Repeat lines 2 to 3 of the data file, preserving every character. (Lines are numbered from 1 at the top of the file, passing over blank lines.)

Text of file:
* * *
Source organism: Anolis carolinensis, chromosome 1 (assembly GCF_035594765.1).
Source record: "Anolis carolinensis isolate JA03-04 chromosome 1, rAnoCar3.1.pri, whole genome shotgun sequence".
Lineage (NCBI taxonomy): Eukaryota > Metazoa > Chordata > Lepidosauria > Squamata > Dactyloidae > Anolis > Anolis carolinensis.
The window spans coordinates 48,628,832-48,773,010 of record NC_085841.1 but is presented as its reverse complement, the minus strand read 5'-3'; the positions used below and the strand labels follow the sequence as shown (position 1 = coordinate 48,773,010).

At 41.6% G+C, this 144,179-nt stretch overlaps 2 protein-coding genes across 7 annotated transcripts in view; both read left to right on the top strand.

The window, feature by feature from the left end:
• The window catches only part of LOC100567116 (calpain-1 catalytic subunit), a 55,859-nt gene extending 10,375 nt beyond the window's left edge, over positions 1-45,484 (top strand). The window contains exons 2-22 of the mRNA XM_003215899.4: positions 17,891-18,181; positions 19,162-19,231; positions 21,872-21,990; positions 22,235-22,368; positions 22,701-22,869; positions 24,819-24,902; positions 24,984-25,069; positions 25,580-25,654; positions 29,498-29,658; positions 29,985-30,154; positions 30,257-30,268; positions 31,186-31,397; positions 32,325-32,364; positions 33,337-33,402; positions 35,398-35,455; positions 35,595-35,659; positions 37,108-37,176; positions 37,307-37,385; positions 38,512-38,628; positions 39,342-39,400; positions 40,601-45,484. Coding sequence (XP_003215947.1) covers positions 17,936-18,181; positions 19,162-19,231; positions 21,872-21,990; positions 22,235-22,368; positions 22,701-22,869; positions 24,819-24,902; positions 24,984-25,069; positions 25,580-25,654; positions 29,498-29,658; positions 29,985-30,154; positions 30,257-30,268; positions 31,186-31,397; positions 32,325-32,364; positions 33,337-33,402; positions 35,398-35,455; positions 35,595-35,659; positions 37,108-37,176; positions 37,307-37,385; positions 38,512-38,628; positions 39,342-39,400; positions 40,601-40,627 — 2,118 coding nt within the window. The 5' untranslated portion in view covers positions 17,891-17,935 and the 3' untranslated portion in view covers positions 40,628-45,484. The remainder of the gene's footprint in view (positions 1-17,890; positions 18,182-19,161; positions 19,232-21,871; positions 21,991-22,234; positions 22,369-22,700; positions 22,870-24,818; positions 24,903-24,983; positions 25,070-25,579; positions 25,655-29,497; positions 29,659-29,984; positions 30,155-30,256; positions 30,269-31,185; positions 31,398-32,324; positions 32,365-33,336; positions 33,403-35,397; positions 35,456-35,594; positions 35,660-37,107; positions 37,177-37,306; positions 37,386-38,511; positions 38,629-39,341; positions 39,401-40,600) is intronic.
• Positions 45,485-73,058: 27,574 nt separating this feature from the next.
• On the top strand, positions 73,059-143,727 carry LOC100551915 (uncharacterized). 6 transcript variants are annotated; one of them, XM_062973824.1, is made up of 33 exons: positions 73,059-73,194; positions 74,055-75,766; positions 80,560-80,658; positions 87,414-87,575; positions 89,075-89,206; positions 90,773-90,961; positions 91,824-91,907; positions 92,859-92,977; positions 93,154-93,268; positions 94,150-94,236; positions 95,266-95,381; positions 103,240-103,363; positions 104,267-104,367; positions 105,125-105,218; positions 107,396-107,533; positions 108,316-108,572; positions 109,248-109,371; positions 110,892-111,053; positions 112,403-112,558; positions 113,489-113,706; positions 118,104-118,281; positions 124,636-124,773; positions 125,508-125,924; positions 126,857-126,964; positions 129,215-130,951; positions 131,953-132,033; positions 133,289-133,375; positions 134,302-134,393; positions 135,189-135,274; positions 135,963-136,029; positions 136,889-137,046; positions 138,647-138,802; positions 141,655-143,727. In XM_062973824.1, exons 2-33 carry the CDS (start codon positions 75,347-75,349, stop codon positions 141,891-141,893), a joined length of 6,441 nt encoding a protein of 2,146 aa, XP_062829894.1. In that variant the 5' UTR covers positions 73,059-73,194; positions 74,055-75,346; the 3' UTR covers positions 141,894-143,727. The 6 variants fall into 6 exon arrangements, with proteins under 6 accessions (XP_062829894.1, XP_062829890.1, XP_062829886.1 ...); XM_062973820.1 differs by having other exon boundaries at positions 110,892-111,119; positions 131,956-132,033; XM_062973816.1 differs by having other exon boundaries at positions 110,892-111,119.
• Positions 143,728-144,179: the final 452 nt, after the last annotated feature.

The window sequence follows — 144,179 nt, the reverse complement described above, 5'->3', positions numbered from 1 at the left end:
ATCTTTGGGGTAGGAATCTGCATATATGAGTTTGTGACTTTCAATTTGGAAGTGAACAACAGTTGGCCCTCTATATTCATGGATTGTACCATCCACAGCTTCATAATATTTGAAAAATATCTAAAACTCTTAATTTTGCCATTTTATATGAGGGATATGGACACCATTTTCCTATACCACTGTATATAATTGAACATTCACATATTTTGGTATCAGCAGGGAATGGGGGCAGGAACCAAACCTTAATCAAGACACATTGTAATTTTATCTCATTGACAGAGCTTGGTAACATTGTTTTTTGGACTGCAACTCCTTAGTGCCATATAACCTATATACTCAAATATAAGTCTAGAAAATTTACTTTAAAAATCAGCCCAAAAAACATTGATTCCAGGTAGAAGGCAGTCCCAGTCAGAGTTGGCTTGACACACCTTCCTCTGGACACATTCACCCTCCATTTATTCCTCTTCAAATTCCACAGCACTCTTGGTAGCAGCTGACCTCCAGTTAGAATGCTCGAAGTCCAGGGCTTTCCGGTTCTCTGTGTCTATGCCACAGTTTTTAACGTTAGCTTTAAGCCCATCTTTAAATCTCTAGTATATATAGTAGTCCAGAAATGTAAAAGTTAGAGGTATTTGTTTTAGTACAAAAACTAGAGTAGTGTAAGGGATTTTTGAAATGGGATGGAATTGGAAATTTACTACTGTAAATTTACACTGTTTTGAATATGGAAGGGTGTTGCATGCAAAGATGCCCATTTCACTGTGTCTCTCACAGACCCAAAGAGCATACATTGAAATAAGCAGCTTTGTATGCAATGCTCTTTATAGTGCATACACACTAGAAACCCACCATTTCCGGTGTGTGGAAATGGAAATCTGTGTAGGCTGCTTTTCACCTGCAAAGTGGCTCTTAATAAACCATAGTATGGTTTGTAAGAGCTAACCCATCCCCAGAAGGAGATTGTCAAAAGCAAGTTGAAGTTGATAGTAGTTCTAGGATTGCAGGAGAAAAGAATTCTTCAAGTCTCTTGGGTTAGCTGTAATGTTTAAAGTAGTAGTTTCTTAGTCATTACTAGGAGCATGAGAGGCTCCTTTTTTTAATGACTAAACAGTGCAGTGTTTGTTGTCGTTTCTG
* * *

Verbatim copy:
Source record: "Anolis carolinensis isolate JA03-04 chromosome 1, rAnoCar3.1.pri, whole genome shotgun sequence".
Lineage (NCBI taxonomy): Eukaryota > Metazoa > Chordata > Lepidosauria > Squamata > Dactyloidae > Anolis > Anolis carolinensis.